Cornelius Fichtner: You sent me your white paper before we got together, I looked at it. And the white paper includes a work-life balance quiz. Of course, we're not going to go through that white paper here and through the quiz right now. But I recommend to our listeners, download it from the PMI website, they do make these papers available after the course. What will the quiz show me? If one of our listeners wants to do this work-life balance quiz, what will be the result that they're going to get from the quiz?
Neal Whitten: Here's what's going to happen. The quiz has 45 questions. And you - depending on how you respond to each question, when you're all done taking the quiz, you can add up a whole bunch of numbers and then divide by the number of questions and you're going to get what I call life balance score. That score is going to be somewhere between 0 and 5. If your score is 0 to 2.9, then to me, the result's going to be your life is out of balance, that you need to take significant and immediate action to move towards your desired balance and delaying making the needed changes will only make things worse. If your score's between 3 and 3.9, then I call that borderline. Now is the time to take action before things have a chance to fester and get further out of control. If your score's between four and five, I consider that good, your life is in good balance. And you should continue to consciously focus on maintaining that balance because you're probably there because you are consciously doing something about it. So, the quiz will help give you a sense of where I view you're at. But I need you to know that whatever score you get, that isn't the bottom line because I developed this assessment instrument based on norms in society. But you could get a low value on this course and still be very happy with your life. You could be that proverbial scientist going after the cure for cancer and working 80, 90, 100 hour weeks and with no family, no relationships and whatever, and be perfectly happy with your life. But if you're going to take my quiz, you're likely going to come out poor. But for most people, I think. it will be very telling. I think it will nail pretty closely what the real issues are.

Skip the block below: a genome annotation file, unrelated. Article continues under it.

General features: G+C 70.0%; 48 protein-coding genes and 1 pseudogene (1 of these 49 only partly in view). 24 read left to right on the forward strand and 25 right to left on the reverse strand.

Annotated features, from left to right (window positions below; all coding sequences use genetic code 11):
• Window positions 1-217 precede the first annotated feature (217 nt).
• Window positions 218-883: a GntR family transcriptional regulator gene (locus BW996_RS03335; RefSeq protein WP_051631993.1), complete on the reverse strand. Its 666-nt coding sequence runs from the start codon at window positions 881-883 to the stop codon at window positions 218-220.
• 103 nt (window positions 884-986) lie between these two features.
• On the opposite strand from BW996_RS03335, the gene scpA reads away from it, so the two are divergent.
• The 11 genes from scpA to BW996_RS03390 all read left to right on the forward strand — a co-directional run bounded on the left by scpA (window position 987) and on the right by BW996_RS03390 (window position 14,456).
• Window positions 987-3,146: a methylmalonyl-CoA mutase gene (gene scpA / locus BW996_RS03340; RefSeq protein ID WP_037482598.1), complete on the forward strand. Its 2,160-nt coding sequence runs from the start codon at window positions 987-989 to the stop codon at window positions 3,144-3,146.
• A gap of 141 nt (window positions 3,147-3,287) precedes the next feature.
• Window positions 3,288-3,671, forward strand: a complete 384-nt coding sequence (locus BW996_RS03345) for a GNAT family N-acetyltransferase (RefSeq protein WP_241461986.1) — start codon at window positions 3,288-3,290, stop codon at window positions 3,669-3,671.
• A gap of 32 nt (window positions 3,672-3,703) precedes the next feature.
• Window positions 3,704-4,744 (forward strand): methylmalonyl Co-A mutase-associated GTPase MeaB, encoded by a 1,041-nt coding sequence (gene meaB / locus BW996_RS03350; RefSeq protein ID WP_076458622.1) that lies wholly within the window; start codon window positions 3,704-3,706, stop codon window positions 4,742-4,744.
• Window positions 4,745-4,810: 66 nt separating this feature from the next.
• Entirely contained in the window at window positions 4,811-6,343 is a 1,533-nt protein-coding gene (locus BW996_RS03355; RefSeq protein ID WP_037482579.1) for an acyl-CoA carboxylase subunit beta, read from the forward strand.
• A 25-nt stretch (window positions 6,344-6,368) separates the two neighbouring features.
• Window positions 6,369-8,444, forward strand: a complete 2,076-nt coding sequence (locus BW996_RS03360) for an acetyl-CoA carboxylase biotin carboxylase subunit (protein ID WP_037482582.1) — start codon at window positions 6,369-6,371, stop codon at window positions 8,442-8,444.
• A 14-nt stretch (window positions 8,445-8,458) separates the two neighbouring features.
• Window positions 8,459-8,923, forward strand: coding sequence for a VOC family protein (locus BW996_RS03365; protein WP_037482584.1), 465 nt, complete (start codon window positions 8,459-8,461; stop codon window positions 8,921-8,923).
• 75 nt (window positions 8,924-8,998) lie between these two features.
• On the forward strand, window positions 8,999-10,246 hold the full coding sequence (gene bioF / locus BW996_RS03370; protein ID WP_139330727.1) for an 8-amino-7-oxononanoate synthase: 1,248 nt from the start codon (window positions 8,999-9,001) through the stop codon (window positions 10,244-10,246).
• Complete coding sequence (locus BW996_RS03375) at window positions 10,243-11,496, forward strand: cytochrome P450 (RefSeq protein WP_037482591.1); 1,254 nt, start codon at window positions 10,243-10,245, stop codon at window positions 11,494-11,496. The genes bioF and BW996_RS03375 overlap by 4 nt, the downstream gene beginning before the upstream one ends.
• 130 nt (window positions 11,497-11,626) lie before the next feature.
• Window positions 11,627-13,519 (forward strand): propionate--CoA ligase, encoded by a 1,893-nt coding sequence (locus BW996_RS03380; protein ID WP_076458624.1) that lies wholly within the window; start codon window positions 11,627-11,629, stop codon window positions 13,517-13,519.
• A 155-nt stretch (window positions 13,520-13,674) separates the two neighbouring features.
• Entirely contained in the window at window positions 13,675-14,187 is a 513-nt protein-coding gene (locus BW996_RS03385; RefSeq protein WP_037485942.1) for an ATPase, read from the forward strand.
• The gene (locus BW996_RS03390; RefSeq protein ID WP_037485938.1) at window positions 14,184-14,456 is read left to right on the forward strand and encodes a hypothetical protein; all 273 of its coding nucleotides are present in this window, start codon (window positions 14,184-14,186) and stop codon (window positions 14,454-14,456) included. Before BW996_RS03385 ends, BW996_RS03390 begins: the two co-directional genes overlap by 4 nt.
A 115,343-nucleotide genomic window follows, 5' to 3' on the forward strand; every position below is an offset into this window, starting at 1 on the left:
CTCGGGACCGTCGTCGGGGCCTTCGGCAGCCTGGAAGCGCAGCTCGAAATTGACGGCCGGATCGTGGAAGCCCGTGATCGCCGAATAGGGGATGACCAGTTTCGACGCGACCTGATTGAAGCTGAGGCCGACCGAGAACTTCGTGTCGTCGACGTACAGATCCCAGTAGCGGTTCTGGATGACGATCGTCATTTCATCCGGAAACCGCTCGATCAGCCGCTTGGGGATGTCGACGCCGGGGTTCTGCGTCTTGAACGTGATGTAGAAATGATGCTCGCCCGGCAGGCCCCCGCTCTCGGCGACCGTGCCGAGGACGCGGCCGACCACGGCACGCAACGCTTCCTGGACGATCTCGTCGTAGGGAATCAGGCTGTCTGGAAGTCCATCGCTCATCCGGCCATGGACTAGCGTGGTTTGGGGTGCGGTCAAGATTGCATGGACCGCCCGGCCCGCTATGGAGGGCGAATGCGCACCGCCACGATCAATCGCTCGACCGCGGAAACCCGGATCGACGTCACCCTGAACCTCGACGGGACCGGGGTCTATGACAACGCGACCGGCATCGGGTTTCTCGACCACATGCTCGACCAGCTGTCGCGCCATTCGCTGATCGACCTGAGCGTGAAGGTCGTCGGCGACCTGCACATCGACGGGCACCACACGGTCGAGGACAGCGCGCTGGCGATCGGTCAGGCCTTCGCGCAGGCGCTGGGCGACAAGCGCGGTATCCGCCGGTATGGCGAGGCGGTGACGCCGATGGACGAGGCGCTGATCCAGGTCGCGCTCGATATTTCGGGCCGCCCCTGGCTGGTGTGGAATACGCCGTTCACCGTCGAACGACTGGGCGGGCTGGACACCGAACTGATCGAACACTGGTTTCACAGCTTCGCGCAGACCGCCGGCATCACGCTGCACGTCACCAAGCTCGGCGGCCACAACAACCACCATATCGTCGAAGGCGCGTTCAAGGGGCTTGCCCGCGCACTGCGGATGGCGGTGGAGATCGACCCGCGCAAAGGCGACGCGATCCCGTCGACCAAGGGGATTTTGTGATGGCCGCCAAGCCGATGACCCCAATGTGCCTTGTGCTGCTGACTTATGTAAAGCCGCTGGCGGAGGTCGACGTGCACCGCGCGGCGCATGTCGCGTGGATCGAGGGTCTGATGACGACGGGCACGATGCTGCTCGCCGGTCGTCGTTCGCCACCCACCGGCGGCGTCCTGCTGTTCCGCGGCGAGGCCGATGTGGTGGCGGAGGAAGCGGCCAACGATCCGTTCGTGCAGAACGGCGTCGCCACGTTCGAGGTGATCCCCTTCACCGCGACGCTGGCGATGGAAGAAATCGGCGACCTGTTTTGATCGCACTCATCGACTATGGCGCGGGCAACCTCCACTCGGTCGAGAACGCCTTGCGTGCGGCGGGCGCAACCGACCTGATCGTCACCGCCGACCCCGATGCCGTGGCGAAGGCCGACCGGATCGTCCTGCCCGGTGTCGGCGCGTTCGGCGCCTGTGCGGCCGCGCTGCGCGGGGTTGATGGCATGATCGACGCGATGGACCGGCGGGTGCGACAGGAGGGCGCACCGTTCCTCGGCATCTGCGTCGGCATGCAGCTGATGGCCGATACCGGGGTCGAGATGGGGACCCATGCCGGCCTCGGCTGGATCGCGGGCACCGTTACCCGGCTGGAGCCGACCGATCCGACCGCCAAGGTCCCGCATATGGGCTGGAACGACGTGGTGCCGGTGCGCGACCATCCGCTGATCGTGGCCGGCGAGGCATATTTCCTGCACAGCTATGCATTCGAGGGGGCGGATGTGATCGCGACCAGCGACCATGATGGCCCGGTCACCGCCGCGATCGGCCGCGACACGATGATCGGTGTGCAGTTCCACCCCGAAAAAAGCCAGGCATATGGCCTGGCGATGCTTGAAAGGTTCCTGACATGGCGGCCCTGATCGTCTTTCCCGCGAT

Cornelius Fichtner: Right. And of course, if you get a 5.0 on that quiz, please do give Neal and me a call and tell us how on earth you do that and how you manage your life because that's what I would love to achieve. In your presentation, you then have 21 actions you can take in achieving your desired work-life balance that you go through. And we have gone ahead and we have selected a few out of these. And the first one is create a vision for what you would like your life to look like. What is that all about?